Sunday, October 28, 2012

The Greek Language.

The Greek language, being a living organisation, has been evolving since its first written forms, to Homer, past Plato, the Hellenistic period, the Byzantine epoch, forming itself to its current form, the so cold Modern Greek. Greek was for many centuries the common language of the ancient world around the Mediterranean. It was the language of culture and commerce; the language in which new and innovative ideas were propagated, hence we have the birth and evolution of philosophy in the Greek world. No educated Roman was without it, that is why countless words were incorporated into the Latin vocabulary and hence, through the scholars of the Middle Ages and the Renaissance who spoke Greek at least as fluently as Latin, passed to the European languages of today.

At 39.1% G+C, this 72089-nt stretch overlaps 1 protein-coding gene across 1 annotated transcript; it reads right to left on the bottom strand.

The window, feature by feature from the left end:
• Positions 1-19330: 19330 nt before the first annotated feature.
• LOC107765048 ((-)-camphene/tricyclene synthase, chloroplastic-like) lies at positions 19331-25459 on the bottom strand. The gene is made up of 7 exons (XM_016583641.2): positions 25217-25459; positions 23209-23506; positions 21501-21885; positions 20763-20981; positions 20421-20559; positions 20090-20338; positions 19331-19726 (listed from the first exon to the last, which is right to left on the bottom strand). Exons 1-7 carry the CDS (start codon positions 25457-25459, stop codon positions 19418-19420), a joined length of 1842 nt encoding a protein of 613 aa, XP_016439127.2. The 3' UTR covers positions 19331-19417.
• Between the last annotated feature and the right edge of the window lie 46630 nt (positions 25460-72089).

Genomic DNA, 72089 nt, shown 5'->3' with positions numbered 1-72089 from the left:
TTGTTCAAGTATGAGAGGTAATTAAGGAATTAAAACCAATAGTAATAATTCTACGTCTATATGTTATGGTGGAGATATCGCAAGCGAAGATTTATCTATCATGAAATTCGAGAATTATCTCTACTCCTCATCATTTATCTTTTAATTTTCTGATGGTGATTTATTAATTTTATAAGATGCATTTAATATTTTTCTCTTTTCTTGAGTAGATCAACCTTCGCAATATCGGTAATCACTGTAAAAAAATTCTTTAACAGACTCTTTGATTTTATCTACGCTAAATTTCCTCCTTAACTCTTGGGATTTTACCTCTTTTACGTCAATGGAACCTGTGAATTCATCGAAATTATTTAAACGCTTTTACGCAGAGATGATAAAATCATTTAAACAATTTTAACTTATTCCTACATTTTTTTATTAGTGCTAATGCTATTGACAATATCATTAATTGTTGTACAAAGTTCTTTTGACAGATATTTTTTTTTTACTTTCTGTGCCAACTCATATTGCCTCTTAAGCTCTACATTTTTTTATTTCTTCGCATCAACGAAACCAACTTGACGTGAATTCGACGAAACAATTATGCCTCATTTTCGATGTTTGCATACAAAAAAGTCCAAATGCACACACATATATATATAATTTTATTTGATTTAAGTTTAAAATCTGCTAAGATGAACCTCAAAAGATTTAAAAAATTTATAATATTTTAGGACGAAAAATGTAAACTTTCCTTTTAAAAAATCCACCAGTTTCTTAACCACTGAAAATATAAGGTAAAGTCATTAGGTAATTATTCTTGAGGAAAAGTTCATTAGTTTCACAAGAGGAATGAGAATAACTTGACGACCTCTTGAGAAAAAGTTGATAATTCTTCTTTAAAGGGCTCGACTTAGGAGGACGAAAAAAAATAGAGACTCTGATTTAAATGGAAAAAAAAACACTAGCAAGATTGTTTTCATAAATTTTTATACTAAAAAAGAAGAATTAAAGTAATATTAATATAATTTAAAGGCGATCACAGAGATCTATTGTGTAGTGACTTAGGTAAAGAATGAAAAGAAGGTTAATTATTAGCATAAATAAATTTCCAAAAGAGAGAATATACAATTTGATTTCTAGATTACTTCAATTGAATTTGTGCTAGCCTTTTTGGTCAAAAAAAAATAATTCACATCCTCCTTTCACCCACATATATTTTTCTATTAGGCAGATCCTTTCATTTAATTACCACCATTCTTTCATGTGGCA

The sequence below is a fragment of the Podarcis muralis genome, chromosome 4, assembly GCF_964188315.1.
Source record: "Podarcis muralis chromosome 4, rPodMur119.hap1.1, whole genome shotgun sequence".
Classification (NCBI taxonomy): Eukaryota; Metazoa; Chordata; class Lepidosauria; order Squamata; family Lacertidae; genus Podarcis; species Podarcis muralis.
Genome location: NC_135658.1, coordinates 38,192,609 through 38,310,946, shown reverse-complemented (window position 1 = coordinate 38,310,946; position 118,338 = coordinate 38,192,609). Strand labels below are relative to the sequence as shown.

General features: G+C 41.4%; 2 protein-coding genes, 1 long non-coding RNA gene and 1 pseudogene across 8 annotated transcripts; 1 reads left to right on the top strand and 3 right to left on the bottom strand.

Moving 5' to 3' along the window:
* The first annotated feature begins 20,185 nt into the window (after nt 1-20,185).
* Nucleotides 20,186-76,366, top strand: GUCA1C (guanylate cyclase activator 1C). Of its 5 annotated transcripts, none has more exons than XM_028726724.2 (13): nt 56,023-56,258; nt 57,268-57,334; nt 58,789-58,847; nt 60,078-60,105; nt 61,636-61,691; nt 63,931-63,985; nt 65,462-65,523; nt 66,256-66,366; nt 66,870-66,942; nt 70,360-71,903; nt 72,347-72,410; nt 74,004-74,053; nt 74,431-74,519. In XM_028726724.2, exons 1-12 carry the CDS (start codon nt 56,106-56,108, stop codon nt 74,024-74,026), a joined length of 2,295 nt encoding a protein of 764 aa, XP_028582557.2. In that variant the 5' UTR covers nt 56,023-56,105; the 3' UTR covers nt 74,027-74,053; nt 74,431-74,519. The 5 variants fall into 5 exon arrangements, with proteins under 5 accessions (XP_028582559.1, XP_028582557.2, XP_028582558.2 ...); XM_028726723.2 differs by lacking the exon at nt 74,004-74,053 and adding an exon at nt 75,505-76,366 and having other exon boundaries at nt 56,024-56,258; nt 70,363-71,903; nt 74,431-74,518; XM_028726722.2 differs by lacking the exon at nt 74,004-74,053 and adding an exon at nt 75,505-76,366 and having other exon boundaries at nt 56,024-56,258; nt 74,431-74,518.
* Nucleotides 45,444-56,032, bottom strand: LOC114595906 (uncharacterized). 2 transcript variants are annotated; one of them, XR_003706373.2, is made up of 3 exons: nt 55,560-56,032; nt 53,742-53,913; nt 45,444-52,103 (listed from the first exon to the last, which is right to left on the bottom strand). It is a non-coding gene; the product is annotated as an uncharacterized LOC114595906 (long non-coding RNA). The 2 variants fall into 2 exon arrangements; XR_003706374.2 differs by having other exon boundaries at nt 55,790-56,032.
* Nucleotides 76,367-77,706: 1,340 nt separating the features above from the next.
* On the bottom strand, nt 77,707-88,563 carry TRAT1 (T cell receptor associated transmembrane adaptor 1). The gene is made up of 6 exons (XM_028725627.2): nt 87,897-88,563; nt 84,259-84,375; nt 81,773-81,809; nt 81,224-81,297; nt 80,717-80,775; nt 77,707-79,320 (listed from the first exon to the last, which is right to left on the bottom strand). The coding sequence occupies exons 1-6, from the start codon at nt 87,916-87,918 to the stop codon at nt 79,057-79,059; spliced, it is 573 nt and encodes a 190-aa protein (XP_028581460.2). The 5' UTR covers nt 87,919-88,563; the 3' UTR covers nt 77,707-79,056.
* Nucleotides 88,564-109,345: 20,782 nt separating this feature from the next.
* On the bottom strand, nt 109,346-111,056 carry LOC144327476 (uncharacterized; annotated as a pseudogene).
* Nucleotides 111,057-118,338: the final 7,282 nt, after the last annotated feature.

In English, about a third of the words are either transliterated Greek or of Greek origin; including most medical, scientific and literary terms, as well as hundreds of names for plants, animals and elements.
Modern Greek has retained unchanged more than 80% of its original vocabulary; however, the rest is made up of transliterated foreign words, derived mainly from English, Italian, French and Turkish.
A number of Greek word used in English are: Christ (the Anointed One), apostles, martyrs, choir, crypt, monastery, dogma, mysterious, ethereal, tragic, magnetic, democratic, nostalgic, automatic, diplomatic, European, hysterical, ironic, anonymous, aristocratic, ethics, anarchists, symbols, diamonds, theatre, scenes, comedy, cinema, scandal, architect, ideas, electric, hydraulics, atom... 

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